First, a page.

4. Supports Thyroid Function

Thyroid health is complex and depends on several micronutrients, including iodine, selenium, and zinc. The exact role of magnesium in thyroid health is less understood than some of these other minerals but it appears to be important. One theory of thyroid imbalance suggests that it’s related to changes in mitochondrial health because of nutrients that include coenzyme Q10 and magnesium. In a recently published study, severely low levels of magnesium were associated with an increased risk for thyroid disease. 

5. Supports Nerves, Muscles, and Bones

There are so MANY benefits of magnesium that I needed to combine these three into one. More than half of the body’s magnesium is stored in the bones. Magnesium is required for the metabolism of vitamin D, which is critical for calcium absorption and bone health. Magnesium participates in nerve signaling and protects the health of nerve cells. Magnesium plays a role in muscle cell contraction, and magnesium depletion may be one explanation for muscle cramps.  

6. Supports Healthy Blood Pressure

Magnesium has a relaxing effect on the smooth muscle of blood vessels, allowing them to dilate. Magnesium is used by doctors to treat high blood pressure of pregnancy. A 2017 review of several well-conducted studies concluded that a lower dietary intake of magnesium was associated with a higher risk of elevated blood pressure. The relaxing effect that magnesium has on blood vessels may also explain why it is useful for people with migraine headaches.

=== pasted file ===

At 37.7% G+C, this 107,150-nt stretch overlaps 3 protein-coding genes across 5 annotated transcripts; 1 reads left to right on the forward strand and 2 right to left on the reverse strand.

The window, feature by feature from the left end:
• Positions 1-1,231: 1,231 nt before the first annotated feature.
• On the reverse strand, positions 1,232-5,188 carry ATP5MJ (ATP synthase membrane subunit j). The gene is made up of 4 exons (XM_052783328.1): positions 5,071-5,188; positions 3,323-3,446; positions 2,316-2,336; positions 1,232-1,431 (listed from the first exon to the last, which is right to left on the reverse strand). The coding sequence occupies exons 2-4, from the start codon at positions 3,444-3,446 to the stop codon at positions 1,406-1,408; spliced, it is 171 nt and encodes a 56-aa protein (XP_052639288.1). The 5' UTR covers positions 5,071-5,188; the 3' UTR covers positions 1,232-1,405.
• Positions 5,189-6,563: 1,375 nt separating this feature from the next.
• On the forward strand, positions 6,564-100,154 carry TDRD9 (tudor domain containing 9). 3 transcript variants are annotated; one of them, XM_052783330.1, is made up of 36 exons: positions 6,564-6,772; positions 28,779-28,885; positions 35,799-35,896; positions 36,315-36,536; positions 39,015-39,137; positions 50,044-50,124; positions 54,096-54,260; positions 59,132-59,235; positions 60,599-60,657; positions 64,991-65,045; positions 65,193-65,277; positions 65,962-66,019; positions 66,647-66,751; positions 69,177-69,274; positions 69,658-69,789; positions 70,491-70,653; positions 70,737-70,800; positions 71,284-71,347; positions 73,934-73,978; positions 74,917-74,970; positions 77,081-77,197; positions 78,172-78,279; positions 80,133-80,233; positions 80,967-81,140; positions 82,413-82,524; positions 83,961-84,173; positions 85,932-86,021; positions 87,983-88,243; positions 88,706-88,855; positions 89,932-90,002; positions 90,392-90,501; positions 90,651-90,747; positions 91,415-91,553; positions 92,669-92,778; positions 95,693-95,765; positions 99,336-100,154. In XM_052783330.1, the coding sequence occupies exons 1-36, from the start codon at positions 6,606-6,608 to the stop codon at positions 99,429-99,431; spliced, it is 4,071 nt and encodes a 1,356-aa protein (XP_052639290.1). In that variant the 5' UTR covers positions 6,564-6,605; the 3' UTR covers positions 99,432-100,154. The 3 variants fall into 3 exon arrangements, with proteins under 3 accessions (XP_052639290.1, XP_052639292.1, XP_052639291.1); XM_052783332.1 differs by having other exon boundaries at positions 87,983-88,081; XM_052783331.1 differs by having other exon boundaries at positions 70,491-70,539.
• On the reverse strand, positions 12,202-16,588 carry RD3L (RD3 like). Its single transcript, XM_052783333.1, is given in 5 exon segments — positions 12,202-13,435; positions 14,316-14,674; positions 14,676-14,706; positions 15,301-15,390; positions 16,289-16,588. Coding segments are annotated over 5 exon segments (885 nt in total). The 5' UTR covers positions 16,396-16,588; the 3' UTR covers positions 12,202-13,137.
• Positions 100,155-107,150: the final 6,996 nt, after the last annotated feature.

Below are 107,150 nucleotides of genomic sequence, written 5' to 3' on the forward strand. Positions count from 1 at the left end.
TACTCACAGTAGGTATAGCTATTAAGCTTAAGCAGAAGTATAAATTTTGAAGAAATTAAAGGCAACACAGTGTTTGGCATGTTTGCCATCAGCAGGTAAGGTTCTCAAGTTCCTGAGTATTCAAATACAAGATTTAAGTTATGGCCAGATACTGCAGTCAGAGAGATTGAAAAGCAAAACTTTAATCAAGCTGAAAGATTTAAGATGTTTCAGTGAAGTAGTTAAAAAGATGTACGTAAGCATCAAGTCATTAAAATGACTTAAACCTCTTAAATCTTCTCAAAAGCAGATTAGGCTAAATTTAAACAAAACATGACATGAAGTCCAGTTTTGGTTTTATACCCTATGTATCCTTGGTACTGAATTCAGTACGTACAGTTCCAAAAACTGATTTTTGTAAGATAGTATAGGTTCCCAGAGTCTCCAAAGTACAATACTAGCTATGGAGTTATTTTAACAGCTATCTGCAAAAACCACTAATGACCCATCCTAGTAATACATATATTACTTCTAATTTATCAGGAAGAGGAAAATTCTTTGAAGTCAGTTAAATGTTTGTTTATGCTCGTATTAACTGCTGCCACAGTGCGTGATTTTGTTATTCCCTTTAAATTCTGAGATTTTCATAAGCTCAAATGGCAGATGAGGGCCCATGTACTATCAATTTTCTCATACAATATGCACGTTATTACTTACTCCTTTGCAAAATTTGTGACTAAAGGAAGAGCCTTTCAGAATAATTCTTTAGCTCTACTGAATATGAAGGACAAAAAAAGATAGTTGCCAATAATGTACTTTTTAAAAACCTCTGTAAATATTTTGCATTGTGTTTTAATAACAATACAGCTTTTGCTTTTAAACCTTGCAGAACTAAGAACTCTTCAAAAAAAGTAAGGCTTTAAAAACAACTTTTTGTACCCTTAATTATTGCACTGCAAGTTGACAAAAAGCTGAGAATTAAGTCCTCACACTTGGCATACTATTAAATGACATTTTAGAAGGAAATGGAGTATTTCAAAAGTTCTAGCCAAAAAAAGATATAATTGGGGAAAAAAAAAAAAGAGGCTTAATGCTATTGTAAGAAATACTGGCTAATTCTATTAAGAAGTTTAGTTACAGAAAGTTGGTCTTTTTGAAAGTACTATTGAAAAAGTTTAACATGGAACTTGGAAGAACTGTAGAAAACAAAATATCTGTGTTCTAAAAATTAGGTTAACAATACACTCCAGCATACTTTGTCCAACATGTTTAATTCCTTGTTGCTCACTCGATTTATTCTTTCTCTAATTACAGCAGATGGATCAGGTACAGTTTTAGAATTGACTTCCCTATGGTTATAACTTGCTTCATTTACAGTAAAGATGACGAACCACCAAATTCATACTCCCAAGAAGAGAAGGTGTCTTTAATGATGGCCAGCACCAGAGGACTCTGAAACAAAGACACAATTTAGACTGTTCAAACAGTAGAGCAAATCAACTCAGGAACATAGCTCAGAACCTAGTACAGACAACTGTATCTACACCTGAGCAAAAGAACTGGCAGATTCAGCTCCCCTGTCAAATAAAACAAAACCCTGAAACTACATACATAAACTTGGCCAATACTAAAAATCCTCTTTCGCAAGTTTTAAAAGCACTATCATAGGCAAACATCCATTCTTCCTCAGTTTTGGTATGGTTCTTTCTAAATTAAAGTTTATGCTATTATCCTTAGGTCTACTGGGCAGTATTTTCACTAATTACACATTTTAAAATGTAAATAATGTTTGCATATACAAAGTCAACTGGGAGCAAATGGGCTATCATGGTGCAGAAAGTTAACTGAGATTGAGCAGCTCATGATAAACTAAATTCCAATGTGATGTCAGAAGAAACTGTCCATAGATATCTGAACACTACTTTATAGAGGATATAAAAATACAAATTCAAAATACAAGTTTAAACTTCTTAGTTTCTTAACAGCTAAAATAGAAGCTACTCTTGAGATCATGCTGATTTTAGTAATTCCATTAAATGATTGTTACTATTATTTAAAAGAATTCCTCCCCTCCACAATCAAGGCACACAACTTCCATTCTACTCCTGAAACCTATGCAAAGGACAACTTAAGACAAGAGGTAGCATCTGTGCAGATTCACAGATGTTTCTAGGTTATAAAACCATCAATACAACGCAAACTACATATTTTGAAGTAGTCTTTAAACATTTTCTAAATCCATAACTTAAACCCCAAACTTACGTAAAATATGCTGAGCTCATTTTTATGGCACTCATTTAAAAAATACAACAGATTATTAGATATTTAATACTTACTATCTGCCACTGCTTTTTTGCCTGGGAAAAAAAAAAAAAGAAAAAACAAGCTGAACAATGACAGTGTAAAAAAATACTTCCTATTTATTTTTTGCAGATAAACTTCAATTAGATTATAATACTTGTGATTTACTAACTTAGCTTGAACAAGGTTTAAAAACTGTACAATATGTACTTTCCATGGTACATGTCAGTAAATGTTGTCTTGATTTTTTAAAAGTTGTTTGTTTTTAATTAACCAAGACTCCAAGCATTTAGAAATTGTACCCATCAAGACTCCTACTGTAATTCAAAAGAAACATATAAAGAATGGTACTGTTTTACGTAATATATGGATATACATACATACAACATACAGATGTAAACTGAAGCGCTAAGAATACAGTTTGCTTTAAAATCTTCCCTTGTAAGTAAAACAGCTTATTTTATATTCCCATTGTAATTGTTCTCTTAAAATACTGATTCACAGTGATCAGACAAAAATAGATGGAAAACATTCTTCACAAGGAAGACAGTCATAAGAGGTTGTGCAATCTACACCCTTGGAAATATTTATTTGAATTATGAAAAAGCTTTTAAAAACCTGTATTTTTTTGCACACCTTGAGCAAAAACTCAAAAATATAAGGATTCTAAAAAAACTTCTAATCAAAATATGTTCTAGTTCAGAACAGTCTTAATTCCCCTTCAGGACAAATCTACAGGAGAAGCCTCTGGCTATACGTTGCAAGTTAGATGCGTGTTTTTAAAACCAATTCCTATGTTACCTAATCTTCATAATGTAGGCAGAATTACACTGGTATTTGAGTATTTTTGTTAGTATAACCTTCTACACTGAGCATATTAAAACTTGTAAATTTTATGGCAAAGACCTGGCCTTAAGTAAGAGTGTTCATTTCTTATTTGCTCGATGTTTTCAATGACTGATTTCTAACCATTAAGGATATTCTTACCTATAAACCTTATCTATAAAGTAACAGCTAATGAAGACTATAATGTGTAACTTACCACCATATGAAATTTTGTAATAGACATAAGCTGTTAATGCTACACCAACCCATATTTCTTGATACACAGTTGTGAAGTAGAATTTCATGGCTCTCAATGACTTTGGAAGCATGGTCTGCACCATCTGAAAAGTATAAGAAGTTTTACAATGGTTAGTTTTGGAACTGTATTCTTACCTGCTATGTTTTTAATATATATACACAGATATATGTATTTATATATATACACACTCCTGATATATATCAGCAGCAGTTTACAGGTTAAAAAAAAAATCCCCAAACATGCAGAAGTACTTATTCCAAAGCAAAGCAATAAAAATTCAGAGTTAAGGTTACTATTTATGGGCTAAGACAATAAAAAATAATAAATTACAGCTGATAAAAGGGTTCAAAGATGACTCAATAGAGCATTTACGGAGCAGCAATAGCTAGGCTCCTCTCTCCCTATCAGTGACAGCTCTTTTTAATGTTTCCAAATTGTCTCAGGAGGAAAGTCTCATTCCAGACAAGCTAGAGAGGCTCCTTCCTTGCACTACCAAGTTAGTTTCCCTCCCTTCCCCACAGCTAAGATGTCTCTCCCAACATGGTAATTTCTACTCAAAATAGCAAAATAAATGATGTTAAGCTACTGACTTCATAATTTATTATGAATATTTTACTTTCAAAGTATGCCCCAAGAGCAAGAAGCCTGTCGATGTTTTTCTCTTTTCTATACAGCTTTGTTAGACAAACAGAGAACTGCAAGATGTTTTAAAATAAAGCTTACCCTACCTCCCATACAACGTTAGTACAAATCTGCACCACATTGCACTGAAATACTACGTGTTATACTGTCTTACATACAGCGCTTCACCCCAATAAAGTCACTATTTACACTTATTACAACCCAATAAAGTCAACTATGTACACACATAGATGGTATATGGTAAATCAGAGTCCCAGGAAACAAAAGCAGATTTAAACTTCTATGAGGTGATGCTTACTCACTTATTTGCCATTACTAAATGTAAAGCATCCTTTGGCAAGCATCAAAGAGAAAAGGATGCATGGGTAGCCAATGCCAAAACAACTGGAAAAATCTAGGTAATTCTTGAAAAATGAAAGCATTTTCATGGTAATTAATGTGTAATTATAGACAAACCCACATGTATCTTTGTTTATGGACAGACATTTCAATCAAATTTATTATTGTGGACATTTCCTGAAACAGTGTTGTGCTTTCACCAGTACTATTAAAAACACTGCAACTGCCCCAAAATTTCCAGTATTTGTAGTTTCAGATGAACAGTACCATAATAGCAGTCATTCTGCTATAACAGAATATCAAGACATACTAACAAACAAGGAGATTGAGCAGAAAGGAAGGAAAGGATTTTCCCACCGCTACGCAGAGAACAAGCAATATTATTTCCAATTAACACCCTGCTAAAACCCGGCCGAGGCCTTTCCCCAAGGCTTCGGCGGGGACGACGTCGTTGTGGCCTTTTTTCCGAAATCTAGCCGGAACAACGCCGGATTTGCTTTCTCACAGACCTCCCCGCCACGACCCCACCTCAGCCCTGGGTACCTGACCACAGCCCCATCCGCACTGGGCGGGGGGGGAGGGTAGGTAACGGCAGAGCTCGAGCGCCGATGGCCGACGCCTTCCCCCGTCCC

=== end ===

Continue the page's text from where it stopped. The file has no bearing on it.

7. Combats Constipation

Just as magnesium relaxes the smooth muscle of the blood vessel walls, it also relaxes the smooth muscle of the intestinal tract. This is one way that it helps support healthy bowel movements and combat constipation. Also, magnesium helps moisten the stool by holding water in the lumen of the intestinal tract. Studies suggest that magnesium is a reasonable consideration to help combat constipation.  

8. Reduces Stress

One claim to fame for magnesium is that it helps people who are exposed to stress. Animal studies show that magnesium deficiency is associated with increased levels of cortisol as well as more irritability. Studies have found that stress may lead to magnesium depletion and an increased demand for this mineral.  

9. Promotes Calm and Relaxation

Surveys have shown that US adults who sleep fewer than 7 hours per night have inadequate intakes of magnesium. Also, magnesium may be related to sleep quality. Magnesium promotes the action of the calming neurotransmitter, gamma-aminobutyric acid (GABA) and inhibits the release if the excitatory neurotransmitter, glutamate. 

10. Supports Lung Function

You’ll notice a trend with magnesium. It helps things relax. That’s true for the blood vessels, muscle, nerves, and mind. It is also true for the bronchioles of the lungs. Studies show that magnesium deficiency is common in people with asthma and worsens the severity of the condition. A recent study in children with asthma suggested that magnesium shows promise in supporting healthier lung function.